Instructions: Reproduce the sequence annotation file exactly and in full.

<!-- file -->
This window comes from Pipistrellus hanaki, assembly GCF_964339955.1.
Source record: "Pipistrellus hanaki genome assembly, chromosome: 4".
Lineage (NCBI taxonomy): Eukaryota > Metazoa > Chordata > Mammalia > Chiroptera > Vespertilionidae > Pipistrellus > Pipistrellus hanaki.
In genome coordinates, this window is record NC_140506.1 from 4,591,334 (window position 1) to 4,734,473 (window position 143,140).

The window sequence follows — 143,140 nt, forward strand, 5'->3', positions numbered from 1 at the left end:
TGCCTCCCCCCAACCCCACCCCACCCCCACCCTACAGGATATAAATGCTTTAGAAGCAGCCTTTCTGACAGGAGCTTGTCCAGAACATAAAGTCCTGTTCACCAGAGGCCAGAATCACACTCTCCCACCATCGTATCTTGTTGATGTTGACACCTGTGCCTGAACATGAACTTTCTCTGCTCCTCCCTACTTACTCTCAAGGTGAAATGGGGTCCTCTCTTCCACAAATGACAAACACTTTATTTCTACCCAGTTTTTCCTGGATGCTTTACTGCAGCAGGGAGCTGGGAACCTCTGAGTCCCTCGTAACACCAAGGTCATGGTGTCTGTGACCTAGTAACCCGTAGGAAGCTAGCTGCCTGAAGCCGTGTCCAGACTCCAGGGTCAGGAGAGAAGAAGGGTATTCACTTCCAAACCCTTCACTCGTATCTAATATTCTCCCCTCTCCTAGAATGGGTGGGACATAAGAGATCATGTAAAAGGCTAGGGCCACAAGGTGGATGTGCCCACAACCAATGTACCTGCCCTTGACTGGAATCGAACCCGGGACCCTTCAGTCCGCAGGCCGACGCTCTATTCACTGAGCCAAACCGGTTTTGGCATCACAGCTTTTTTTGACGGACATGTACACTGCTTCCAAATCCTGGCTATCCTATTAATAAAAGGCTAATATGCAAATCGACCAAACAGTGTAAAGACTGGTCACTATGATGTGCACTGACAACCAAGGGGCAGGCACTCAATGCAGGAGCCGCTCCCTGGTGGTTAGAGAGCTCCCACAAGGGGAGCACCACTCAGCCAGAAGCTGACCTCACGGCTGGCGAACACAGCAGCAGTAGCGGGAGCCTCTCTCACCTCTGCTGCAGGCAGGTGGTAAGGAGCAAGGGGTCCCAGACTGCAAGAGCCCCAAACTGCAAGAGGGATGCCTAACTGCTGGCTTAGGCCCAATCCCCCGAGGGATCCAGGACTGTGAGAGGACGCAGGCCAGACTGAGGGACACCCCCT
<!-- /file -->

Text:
This window comes from Pipistrellus hanaki, assembly GCF_964339955.1.
Source record: "Pipistrellus hanaki genome assembly, chromosome: 4".
Lineage (NCBI taxonomy): Eukaryota > Metazoa > Chordata > Mammalia > Chiroptera > Vespertilionidae > Pipistrellus > Pipistrellus hanaki.
In genome coordinates, this window is record NC_140506.1 from 4,591,334 (window position 1) to 4,734,473 (window position 143,140).

The window sequence follows — 143,140 nt, forward strand, 5'->3', positions numbered from 1 at the left end:
TGCCTCCCCCCAACCCCACCCCACCCCCACCCTACAGGATATAAATGCTTTAGAAGCAGCCTTTCTGACAGGAGCTTGTCCAGAACATAAAGTCCTGTTCACCAGAGGCCAGAATCACACTCTCCCACCATCGTATCTTGTTGATGTTGACACCTGTGCCTGAACATGAACTTTCTCTGCTCCTCCCTACTTACTCTCAAGGTGAAATGGGGTCCTCTCTTCCACAAATGACAAACACTTTATTTCTACCCAGTTTTTCCTGGATGCTTTACTGCAGCAGGGAGCTGGGAACCTCTGAGTCCCTCGTAACACCAAGGTCATGGTGTCTGTGACCTAGTAACCCGTAGGAAGCTAGCTGCCTGAAGCCGTGTCCAGACTCCAGGGTCAGGAGAGAAGAAGGGTATTCACTTCCAAACCCTTCACTCGTATCTAATATTCTCCCCTCTCCTAGAATGGGTGGGACATAAGAGATCATGTAAAAGGCTAGGGCCACAAGGTGGATGTGCCCACAACCAATGTACCTGCCCTTGACTGGAATCGAACCCGGGACCCTTCAGTCCGCAGGCCGACGCTCTATTCACTGAGCCAAACCGGTTTTGGCATCACAGCTTTTTTTGACGGACATGTACACTGCTTCCAAATCCTGGCTATCCTATTAATAAAAGGCTAATATGCAAATCGACCAAACAGTGTAAAGACTGGTCACTATGATGTGCACTGACAACCAAGGGGCAGGCACTCAATGCAGGAGCCGCTCCCTGGTGGTTAGAGAGCTCCCACAAGGGGAGCACCACTCAGCCAGAAGCTGACCTCACGGCTGGCGAACACAGCAGCAGTAGCGGGAGCCTCTCTCACCTCTGCTGCAGGCAGGTGGTAAGGAGCAAGGGGTCCCAGACTGCAAGAGCCCCAAACTGCAAGAGGGATGCCTAACTGCTGGCTTAGGCCCAATCCCCCGAGGGATCCAGGACTGTGAGAGGACGCAGGCCAGACTGAGGGACACCCCCT